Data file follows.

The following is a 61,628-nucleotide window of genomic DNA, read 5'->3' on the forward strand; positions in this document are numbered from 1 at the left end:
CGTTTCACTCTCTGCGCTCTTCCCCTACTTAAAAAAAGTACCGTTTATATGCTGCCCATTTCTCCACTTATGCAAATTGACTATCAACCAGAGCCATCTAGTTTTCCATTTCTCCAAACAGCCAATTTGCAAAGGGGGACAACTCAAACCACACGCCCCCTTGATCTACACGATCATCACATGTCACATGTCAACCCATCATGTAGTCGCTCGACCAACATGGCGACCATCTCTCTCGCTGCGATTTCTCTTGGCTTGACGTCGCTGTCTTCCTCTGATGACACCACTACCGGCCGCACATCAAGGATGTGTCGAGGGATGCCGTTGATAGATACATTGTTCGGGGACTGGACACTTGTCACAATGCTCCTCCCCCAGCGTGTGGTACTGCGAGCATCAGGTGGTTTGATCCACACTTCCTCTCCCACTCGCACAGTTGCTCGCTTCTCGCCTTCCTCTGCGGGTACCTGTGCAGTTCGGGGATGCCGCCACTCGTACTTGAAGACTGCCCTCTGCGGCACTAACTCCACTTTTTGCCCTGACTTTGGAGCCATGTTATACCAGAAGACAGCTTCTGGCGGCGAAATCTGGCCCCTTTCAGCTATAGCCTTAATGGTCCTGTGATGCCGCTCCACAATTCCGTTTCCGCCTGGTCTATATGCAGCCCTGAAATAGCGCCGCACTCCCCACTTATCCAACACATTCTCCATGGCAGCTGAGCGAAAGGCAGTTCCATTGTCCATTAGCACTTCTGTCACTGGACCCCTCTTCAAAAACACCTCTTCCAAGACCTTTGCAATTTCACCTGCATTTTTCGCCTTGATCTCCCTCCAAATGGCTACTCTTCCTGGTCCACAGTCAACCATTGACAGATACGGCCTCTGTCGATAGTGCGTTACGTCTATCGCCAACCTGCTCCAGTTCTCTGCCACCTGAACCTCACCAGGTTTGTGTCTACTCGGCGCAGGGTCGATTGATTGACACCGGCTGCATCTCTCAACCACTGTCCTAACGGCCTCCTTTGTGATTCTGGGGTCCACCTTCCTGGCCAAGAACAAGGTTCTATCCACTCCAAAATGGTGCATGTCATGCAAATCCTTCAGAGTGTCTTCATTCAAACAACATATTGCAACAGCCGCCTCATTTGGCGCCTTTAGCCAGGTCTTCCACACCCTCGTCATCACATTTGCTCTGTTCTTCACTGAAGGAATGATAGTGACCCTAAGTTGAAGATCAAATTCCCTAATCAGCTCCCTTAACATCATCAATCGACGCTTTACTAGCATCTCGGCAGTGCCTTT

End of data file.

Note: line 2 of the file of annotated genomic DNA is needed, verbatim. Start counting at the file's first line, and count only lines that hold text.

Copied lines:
CGTTTCACTCTCTGCGCTCTTCCCCTACTTAAAAAAAGTACCGTTTATATGCTGCCCATTTCTCCACTTATGCAAATTGACTATCAACCAGAGCCATCTAGTTTTCCATTTCTCCAAACAGCCAATTTGCAAAGGGGGACAACTCAAACCACACGCCCCCTTGATCTACACGATCATCACATGTCACATGTCAACCCATCATGTAGTCGCTCGACCAACATGGCGACCATCTCTCTCGCTGCGATTTCTCTTGGCTTGACGTCGCTGTCTTCCTCTGATGACACCACTACCGGCCGCACATCAAGGATGTGTCGAGGGATGCCGTTGATAGATACATTGTTCGGGGACTGGACACTTGTCACAATGCTCCTCCCCCAGCGTGTGGTACTGCGAGCATCAGGTGGTTTGATCCACACTTCCTCTCCCACTCGCACAGTTGCTCGCTTCTCGCCTTCCTCTGCGGGTACCTGTGCAGTTCGGGGATGCCGCCACTCGTACTTGAAGACTGCCCTCTGCGGCACTAACTCCACTTTTTGCCCTGACTTTGGAGCCATGTTATACCAGAAGACAGCTTCTGGCGGCGAAATCTGGCCCCTTTCAGCTATAGCCTTAATGGTCCTGTGATGCCGCTCCACAATTCCGTTTCCGCCTGGTCTATATGCAGCCCTGAAATAGCGCCGCACTCCCCACTTATCCAACACATTCTCCATGGCAGCTGAGCGAAAGGCAGTTCCATTGTCCATTAGCACTTCTGTCACTGGACCCCTCTTCAAAAACACCTCTTCCAAGACCTTTGCAATTTCACCTGCATTTTTCGCCTTGATCTCCCTCCAAATGGCTACTCTTCCTGGTCCACAGTCAACCATTGACAGATACGGCCTCTGTCGATAGTGCGTTACGTCTATCGCCAACCTGCTCCAGTTCTCTGCCACCTGAACCTCACCAGGTTTGTGTCTACTCGGCGCAGGGTCGATTGATTGACACCGGCTGCATCTCTCAACCACTGTCCTAACGGCCTCCTTTGTGATTCTGGGGTCCACCTTCCTGGCCAAGAACAAGGTTCTATCCACTCCAAAATGGTGCATGTCATGCAAATCCTTCAGAGTGTCTTCATTCAAACAACATATTGCAACAGCCGCCTCATTTGGCGCCTTTAGCCAGGTCTTCCACACCCTCGTCATCACATTTGCTCTGTTCTTCACTGAAGGAATGATAGTGACCCTAAGTTGAAGATCAAATTCCCTAATCAGCTCCCTTAACATCATCAATCGACGCTTTACTAGCATCTCGGCAGTGCCTTT